Do ACOs with market power need relaxed antitrust rules?

ACOs will receive expedited antitrust review if they fall outside of the future ACO antitrust safe harbor rule (House Judiciary Committee testimony here; see also Bloomberg and WSJ).

As I’ve blogged here recently, ACOs only need antitrust exceptions when they aren’t a single firm.  Medicare-only ACOs should get a stay-out-of-jail free card as well, since the sole customer is a price-fixer.  But many network ACOs will want to jointly contract with private payors, claiming partial clinical or financial integration.  Antitrust law permits this only if consumers are likely to benefit from improved quality, lower costs, or both.

Atrius Health is already a model network ACO, with enough clinical and financial integration to jointly contract with private payers.   The CEO of Atrius gave a presentation at an ACO seminar this week detailing their impressive plans.  What he didn’t say was that Atrius is the second most expensive medical group in Massachusetts. Atrius used their market clout to win a huge fee multiplier from BCBS-MA, according to the 2010 Report from the Massachusetts AG: [Atrius multiplier is second from the right]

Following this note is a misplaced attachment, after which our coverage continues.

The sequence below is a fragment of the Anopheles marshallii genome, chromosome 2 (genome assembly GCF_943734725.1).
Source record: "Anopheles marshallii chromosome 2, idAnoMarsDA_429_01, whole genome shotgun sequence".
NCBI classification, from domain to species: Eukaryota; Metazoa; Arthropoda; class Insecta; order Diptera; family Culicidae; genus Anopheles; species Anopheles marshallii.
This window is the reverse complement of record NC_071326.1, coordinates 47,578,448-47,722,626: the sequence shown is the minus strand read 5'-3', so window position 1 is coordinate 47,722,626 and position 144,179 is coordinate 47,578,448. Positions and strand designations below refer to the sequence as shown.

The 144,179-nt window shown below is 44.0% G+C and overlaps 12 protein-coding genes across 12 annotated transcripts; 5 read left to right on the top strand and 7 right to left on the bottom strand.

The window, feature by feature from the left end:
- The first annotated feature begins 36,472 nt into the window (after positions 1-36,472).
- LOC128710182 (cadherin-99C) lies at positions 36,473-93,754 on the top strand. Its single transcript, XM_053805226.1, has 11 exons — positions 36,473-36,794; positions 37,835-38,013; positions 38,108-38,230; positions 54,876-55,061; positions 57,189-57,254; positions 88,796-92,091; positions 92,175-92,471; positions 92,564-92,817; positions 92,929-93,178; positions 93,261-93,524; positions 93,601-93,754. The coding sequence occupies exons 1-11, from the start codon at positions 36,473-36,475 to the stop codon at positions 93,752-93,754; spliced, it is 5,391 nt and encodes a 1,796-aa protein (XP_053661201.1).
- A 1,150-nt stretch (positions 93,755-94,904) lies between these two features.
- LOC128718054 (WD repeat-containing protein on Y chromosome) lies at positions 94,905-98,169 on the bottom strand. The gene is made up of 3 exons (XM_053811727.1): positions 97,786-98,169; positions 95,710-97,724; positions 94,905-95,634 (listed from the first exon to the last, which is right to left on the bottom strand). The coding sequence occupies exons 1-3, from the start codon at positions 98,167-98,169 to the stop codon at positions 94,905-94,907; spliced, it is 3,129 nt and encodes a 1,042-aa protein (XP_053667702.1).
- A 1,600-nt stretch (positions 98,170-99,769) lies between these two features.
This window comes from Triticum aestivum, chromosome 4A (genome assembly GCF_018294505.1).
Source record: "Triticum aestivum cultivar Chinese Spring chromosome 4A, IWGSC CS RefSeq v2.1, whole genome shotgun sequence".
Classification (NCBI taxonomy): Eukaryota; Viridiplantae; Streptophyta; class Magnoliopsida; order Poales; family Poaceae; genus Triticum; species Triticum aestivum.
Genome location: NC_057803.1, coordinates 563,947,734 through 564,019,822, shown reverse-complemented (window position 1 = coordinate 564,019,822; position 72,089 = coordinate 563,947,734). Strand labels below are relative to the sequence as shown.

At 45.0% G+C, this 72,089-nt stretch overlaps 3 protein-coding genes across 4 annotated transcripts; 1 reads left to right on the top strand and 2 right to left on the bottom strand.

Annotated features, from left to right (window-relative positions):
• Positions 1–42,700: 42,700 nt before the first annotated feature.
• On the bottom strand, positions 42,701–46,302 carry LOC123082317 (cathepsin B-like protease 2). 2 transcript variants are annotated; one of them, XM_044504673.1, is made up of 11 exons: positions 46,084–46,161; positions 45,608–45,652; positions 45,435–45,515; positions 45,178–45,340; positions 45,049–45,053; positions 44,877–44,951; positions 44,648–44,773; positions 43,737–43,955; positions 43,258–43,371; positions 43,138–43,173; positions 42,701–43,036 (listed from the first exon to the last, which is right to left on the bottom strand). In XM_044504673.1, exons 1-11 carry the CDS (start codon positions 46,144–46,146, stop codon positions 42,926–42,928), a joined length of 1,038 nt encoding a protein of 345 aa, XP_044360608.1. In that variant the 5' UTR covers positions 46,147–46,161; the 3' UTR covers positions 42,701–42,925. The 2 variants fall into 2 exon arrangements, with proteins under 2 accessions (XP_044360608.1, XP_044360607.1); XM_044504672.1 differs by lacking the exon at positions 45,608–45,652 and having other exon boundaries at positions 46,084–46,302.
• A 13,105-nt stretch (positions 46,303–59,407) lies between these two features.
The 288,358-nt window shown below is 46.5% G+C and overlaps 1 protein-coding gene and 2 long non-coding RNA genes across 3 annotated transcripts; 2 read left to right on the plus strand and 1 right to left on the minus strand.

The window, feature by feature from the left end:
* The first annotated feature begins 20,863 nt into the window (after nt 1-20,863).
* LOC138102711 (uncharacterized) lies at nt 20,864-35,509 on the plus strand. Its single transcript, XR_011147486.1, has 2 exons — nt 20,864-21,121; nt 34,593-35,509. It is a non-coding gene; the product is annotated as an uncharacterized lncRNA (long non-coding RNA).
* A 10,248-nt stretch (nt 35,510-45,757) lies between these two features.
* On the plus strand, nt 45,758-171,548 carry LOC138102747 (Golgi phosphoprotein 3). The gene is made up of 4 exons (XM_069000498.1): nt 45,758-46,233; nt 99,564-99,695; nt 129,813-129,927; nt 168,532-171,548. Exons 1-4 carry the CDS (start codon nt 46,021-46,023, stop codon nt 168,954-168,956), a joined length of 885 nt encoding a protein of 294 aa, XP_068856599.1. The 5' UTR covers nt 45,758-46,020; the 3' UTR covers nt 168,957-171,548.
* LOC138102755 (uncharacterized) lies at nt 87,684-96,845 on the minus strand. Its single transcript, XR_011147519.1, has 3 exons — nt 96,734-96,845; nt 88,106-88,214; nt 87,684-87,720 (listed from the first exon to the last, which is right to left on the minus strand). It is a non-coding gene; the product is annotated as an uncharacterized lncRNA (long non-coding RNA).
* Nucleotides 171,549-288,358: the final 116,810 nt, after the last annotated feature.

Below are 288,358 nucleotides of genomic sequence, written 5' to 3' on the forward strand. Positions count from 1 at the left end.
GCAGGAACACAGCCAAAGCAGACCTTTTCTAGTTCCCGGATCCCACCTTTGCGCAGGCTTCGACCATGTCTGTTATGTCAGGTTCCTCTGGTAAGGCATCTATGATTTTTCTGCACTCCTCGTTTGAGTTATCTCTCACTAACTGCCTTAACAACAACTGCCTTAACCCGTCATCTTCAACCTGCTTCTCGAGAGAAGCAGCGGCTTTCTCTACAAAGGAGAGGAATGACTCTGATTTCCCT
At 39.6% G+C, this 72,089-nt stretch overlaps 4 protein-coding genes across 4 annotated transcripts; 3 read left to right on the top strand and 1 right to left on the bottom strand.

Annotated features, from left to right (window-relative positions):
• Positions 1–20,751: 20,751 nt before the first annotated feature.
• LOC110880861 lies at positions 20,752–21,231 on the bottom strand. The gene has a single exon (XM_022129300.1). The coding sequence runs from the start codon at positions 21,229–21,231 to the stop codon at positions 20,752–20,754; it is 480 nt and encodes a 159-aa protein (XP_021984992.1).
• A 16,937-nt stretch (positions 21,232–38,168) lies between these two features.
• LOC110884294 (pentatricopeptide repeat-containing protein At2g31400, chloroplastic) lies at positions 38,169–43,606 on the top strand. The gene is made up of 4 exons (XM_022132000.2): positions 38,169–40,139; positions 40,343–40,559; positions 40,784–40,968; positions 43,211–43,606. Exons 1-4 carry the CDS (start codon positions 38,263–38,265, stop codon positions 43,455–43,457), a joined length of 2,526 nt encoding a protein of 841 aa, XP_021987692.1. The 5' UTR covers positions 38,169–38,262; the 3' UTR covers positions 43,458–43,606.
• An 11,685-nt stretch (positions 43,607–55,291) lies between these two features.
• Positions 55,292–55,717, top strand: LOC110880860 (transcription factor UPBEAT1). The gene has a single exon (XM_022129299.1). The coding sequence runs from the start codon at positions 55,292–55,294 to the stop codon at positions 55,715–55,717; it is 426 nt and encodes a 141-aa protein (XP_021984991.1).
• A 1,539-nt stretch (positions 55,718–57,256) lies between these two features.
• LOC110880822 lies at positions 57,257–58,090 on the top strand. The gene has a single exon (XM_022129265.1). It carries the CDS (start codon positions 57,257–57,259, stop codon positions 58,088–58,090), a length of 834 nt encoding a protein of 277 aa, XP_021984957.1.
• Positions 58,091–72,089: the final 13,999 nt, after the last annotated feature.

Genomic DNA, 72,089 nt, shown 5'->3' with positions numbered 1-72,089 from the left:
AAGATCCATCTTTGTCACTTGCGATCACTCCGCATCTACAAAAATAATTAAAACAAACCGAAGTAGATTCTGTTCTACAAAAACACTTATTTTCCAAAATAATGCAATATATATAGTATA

Which begs two questions: (1) how exactly will ACOs save consumers money?; and (2) if existing groups like Atrius satisfy antitrust rules, why do we need more flexible standards?

My previous TIE posts on ACOs are here, here, here, and here.

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